Tuesday, June 9, 2015

Chief Petty Officer Uniform


Don't forget to bring your photography entries for our Photography contest this Wednesday 4-7 at the Museum located on the square on the corner of 12th and State. You may view them at Essentials-Hallmark store on the West side of the Square Friday and Saturday.  



The Textile Collection curators are busy photographing and researching the military uniforms in our collection. The jacket above  is believed to be that of a Chief Petty Officer.  The Service Stripes on the lower bottom cuff of the left sleeve,  commonly called a hash mark, is presented to enlisted members of the US military to denote the length of service.  Each strip in the Army stands for three years of service while the Marine, Navy and Coast Guard award signifies 4 year of duty.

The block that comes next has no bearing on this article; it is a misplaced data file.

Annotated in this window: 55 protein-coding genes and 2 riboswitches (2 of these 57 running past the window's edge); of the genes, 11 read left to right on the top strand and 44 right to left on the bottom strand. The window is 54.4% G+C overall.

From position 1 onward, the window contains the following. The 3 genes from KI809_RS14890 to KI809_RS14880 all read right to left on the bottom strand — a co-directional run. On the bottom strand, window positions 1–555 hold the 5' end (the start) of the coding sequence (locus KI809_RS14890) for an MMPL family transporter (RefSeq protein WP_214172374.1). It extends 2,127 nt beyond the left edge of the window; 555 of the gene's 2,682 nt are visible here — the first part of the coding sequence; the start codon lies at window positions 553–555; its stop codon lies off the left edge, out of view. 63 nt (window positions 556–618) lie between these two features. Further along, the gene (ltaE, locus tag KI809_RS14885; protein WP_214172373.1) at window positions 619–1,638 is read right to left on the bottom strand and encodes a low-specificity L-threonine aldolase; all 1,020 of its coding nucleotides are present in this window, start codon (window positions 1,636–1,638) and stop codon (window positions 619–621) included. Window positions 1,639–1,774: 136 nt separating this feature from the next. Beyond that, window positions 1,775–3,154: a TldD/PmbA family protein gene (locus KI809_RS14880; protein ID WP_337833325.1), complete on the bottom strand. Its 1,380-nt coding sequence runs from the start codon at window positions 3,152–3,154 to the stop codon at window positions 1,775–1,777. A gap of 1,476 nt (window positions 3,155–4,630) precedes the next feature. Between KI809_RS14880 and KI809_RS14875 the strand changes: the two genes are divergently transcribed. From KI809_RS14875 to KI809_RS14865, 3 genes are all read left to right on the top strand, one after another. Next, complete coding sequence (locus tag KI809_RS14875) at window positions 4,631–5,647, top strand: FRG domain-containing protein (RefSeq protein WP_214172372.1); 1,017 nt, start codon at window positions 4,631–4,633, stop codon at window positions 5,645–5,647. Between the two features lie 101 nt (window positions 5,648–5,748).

This concept of a service stripe dates back to 1782 when during the American Revolution, George Washington ordered that enlisted men who had served for three years with 'bravery, fidelity and good conduct' should wear a narrow piece of white cloth of angular form on the left sleeve of the uniform coat.  Service during the American Civil War was denoted by a red stripe bordered by the rank strip color (called a Blood stripe).

(According to the research, Chief Petty officers enjoy private living quarters and access to the Chief's Mess, known in informal Navy slang as the "goat locker" which is in reference to ship's livestock that used to be kept in the chief's quarter for safekeeping.).

 Thanks to (J. Hamilton, our photographer, and T Gray, our researcher.